When the American submarines arrived in Fremantle on 3 March 1942, there was a real fear of an attack by the Japanese forces. To prevent the possibility of losing the fleet, it was decided to split it into two sections. The submarine tender USS Holland and five submarines were sent to Albany, where they arrived on 17 March.
No warning had been given to the Australian Army gunners at the Albany forts who were quite alarmed to see a large vessel and several submarines entering the harbour. Much to their relief, they soon identified the Holland's flag as the Stars and Strips of the United States of America.
Holland was stationed at Albany until July 1942, when it was relieved by the Pelias, which stayed at the port until October. During this time, 31 submarines visited the port. Most of them were refitted by the submarine tenders' technical staff, assisted by the crews. The submarines were tied up at the Albany jetty and at the quarantine station, whichbwas used for rest and recreation.
The USN took over a number of buildings in the town. Wesfarmers building, at the bottom of York Street, housed the periscope shop, and the periscopes were brought there by rail from the deepwater jetty. Steam trains from Perth brought torpedoes and other supplies, and transported servicemen on leave to and from the capital.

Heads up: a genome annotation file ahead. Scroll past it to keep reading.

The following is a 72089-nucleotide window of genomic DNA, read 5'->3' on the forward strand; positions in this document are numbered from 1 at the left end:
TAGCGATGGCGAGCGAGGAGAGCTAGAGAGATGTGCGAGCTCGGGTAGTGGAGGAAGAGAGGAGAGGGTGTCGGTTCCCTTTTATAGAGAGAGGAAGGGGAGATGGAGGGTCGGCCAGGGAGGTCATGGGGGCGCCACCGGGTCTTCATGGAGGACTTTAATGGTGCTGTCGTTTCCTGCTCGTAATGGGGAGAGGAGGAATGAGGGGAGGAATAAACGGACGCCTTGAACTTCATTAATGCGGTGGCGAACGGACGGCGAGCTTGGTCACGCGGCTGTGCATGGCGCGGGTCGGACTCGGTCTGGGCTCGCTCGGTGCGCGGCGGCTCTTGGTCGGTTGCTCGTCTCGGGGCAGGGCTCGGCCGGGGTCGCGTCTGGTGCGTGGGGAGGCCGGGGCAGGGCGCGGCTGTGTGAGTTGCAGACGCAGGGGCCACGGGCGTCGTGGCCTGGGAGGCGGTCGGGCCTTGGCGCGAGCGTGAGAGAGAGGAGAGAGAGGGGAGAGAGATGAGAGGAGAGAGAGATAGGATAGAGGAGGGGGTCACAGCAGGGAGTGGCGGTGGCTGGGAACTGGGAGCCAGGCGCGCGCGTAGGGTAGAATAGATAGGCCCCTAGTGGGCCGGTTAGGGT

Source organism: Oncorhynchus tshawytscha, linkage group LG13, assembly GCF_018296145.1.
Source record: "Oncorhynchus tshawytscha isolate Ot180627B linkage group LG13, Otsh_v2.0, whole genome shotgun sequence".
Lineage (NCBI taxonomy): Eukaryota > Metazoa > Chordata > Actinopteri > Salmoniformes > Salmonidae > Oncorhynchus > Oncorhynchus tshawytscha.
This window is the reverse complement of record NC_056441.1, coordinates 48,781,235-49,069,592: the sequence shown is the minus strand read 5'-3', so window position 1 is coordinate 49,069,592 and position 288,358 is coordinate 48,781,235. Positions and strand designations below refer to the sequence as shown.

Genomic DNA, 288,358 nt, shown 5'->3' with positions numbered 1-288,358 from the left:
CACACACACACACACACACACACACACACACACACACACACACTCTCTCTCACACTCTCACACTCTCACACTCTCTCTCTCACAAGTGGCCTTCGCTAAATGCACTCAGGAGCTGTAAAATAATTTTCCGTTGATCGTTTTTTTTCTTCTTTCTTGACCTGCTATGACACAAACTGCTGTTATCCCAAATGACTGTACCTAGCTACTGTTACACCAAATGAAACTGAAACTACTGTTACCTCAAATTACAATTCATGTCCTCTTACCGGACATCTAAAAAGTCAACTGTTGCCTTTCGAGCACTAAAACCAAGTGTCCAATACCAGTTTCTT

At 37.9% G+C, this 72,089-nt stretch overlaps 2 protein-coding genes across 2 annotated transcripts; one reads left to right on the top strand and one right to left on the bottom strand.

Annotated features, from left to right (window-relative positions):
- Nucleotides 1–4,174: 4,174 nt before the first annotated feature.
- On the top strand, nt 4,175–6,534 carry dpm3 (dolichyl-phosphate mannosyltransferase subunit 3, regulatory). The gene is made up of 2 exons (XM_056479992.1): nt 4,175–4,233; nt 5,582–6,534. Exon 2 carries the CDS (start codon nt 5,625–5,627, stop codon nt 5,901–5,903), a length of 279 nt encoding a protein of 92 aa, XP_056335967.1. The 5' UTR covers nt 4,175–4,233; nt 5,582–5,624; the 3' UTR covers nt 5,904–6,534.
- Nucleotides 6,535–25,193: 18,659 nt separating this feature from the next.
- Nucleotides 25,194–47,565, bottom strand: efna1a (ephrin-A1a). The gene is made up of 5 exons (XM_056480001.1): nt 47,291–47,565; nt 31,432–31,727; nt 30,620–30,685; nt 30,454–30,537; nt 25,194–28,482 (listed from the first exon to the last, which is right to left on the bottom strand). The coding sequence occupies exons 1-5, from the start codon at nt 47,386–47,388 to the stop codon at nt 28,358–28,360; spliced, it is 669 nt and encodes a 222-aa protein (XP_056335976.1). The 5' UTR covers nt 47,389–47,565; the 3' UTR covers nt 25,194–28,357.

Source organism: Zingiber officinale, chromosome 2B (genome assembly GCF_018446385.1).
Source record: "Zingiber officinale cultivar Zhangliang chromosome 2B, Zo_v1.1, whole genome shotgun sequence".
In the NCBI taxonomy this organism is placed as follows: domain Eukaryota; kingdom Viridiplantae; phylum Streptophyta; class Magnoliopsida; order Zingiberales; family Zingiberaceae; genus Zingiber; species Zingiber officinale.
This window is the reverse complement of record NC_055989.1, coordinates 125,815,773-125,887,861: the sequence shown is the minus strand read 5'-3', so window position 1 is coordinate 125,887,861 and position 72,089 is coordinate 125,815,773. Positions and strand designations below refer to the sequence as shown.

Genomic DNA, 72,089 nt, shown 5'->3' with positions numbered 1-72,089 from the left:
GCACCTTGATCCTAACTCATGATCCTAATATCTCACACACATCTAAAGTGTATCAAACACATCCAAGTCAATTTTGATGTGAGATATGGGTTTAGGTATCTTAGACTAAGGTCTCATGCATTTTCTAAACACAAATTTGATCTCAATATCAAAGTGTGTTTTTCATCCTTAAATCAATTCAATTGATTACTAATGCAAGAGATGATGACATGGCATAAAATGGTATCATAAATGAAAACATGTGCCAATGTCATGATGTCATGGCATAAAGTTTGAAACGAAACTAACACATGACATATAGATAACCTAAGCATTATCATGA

Then in March 1944, when the Japanese attack on Fremantle was feared, the two submarine tenders, Pelias and Otus, were sent to Albany for safety. They left Albany after less than a week, when the scare proved to have been a false alarm.
Many of the submariners made lasting friendships with local people, and some traveled from Albany to Perth to spend their leave with Albany friends. Number of local girls married US servicemen. USN veteran Homer White, who married a local girl and returned to live in Albany, served on the USS Holland. He recalled the friendly small-town service provided by the local businesses, visits to local farms, kangaroo shooting trips and other entertainments.
Malcolm Traill, Museum of the Great Southern, for providing an excerpt from the book Secret Fleets by Lynne Cairns, and Jim Lever, local and most valued member of Naval Association of Australia, Albany Sub-branch.